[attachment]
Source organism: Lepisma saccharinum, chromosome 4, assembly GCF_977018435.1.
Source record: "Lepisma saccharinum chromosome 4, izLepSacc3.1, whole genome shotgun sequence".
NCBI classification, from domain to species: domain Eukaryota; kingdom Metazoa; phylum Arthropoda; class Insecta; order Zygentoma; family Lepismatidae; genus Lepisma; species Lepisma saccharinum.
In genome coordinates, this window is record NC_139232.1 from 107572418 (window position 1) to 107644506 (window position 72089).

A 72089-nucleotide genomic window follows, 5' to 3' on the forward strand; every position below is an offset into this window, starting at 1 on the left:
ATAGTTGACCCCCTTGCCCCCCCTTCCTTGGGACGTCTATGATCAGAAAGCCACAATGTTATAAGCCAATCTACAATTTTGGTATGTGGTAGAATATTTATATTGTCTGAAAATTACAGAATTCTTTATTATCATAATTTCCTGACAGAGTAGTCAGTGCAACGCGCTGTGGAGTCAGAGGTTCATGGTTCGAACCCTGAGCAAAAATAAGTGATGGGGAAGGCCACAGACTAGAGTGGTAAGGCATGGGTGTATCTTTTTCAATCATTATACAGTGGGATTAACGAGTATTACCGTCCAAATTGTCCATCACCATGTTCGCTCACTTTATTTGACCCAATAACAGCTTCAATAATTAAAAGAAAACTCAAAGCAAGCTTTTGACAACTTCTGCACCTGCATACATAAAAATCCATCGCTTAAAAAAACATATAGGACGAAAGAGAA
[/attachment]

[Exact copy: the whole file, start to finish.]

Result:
Source organism: Lepisma saccharinum, chromosome 4, assembly GCF_977018435.1.
Source record: "Lepisma saccharinum chromosome 4, izLepSacc3.1, whole genome shotgun sequence".
NCBI classification, from domain to species: domain Eukaryota; kingdom Metazoa; phylum Arthropoda; class Insecta; order Zygentoma; family Lepismatidae; genus Lepisma; species Lepisma saccharinum.
In genome coordinates, this window is record NC_139232.1 from 107572418 (window position 1) to 107644506 (window position 72089).

A 72089-nucleotide genomic window follows, 5' to 3' on the forward strand; every position below is an offset into this window, starting at 1 on the left:
ATAGTTGACCCCCTTGCCCCCCCTTCCTTGGGACGTCTATGATCAGAAAGCCACAATGTTATAAGCCAATCTACAATTTTGGTATGTGGTAGAATATTTATATTGTCTGAAAATTACAGAATTCTTTATTATCATAATTTCCTGACAGAGTAGTCAGTGCAACGCGCTGTGGAGTCAGAGGTTCATGGTTCGAACCCTGAGCAAAAATAAGTGATGGGGAAGGCCACAGACTAGAGTGGTAAGGCATGGGTGTATCTTTTTCAATCATTATACAGTGGGATTAACGAGTATTACCGTCCAAATTGTCCATCACCATGTTCGCTCACTTTATTTGACCCAATAACAGCTTCAATAATTAAAAGAAAACTCAAAGCAAGCTTTTGACAACTTCTGCACCTGCATACATAAAAATCCATCGCTTAAAAAAACATATAGGACGAAAGAGAA